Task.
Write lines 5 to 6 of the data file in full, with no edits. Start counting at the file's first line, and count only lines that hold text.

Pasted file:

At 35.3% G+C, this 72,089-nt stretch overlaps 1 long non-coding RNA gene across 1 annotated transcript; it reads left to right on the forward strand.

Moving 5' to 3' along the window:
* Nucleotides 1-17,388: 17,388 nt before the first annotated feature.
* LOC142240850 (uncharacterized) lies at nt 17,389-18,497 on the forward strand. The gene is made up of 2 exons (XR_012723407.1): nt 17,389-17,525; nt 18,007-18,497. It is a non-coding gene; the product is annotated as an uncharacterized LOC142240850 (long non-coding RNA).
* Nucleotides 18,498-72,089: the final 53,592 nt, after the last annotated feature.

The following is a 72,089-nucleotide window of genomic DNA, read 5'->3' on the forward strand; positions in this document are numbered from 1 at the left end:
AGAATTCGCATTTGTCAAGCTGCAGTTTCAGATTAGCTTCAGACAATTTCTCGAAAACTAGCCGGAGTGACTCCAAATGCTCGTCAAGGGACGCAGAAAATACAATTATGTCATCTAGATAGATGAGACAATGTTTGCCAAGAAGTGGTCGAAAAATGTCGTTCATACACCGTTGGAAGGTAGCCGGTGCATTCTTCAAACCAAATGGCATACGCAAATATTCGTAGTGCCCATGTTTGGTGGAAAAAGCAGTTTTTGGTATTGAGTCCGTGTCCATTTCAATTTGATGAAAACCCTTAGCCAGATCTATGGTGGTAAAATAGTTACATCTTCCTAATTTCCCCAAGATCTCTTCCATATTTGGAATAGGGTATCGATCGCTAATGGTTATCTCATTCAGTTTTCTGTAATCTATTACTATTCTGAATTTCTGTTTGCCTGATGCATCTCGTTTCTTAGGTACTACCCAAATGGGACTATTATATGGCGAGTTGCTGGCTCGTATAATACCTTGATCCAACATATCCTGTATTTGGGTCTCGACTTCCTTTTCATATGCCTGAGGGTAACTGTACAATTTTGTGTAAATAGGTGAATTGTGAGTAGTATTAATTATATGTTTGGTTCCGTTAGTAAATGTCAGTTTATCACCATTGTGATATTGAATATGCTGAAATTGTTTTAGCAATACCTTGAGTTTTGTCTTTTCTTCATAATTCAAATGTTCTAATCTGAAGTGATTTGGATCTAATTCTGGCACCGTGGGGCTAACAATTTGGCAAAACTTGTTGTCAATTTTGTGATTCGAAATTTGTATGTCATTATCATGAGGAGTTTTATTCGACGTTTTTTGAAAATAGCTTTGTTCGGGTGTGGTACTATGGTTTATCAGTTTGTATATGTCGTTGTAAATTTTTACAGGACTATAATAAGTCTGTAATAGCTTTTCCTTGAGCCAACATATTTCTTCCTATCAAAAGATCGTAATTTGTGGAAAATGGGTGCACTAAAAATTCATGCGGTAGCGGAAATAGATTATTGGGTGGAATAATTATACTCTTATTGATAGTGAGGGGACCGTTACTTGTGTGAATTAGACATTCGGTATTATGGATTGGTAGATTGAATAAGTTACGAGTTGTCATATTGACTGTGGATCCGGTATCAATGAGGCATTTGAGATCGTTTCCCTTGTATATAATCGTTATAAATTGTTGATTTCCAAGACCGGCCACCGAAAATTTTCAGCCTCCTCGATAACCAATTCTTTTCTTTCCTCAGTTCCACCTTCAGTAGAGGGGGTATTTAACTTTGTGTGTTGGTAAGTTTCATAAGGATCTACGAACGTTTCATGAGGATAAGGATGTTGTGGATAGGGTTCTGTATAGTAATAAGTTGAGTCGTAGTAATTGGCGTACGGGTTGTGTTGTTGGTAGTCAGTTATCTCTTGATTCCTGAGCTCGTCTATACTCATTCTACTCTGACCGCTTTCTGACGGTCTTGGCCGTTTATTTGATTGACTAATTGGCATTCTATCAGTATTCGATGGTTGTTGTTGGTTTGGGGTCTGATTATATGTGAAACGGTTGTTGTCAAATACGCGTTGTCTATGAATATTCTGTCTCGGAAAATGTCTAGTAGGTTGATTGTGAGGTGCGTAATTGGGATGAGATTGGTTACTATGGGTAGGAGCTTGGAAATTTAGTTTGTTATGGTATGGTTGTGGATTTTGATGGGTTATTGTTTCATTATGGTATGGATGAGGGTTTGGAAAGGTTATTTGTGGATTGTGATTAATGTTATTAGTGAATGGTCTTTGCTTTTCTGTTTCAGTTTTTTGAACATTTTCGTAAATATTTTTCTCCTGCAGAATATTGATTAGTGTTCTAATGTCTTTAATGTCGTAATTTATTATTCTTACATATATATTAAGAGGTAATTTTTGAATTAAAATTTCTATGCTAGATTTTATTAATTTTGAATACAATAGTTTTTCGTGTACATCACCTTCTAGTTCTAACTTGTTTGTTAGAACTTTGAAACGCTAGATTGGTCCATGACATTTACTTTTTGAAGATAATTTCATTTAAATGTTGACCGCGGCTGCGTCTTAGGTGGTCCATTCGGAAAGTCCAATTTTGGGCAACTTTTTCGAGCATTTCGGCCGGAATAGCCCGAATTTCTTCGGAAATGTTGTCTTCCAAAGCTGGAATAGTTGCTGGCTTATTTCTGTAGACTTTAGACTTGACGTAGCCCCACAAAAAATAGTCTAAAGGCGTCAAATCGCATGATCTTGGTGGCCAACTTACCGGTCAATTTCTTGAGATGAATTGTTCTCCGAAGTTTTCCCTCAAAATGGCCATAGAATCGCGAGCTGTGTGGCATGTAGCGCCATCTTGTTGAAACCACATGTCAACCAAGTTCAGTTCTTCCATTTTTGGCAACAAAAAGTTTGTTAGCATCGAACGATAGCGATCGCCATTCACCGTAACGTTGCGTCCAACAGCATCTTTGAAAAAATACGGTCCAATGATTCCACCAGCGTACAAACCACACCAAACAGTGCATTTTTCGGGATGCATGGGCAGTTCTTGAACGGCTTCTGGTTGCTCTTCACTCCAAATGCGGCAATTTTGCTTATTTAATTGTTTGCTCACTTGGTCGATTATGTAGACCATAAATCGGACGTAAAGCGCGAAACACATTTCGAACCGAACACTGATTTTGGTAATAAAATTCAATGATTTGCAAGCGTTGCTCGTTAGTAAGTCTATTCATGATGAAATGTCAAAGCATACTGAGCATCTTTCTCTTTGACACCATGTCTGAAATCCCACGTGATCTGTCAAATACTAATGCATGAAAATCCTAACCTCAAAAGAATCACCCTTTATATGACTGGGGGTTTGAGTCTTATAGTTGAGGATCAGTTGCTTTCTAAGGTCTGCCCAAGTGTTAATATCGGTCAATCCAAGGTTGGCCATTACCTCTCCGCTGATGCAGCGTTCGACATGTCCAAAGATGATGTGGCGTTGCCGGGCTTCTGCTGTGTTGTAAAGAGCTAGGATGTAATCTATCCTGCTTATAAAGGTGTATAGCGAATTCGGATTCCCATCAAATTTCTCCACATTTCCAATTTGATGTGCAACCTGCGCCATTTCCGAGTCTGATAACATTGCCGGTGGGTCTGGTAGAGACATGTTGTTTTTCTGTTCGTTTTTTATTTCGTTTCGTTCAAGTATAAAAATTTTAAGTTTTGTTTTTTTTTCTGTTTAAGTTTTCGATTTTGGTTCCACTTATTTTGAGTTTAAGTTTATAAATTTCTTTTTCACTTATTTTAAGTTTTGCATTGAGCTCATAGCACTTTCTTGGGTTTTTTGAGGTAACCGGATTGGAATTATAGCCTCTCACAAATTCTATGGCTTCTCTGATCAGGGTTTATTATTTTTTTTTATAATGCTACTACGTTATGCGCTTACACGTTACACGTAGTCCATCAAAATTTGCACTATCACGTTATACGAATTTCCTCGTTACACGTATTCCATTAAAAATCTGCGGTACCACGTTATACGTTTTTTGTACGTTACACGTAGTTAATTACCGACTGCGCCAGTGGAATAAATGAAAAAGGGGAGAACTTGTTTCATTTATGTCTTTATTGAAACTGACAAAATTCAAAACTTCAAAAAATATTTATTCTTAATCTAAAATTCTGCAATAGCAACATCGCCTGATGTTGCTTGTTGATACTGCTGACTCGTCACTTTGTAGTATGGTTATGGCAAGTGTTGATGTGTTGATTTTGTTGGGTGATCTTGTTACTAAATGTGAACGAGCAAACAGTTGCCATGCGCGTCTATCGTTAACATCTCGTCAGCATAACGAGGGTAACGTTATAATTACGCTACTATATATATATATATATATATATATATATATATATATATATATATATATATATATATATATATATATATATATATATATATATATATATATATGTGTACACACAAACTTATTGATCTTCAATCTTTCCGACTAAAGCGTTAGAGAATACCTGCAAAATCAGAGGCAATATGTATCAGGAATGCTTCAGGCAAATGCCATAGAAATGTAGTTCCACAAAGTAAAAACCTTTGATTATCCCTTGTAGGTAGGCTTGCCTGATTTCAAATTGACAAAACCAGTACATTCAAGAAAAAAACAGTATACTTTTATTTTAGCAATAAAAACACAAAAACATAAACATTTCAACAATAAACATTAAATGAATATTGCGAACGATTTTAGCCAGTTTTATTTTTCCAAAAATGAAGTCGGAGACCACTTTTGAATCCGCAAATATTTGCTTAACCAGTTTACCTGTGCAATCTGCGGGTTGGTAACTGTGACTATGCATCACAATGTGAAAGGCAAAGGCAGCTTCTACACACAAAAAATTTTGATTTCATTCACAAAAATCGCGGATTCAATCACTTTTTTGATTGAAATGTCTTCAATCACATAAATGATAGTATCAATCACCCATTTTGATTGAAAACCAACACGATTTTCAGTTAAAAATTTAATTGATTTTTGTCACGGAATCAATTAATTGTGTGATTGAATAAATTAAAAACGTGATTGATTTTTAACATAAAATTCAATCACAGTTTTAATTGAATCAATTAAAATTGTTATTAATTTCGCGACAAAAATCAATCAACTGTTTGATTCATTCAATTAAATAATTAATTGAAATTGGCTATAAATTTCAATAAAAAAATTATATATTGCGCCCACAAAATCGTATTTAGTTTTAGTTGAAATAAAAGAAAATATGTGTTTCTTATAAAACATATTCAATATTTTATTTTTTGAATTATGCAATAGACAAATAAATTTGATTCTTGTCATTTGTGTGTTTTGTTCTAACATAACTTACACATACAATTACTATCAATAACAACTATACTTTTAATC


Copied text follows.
* Nucleotides 18,498-72,089: the final 53,592 nt, after the last annotated feature.

The following is a 72,089-nucleotide window of genomic DNA, read 5'->3' on the forward strand; positions in this document are numbered from 1 at the left end: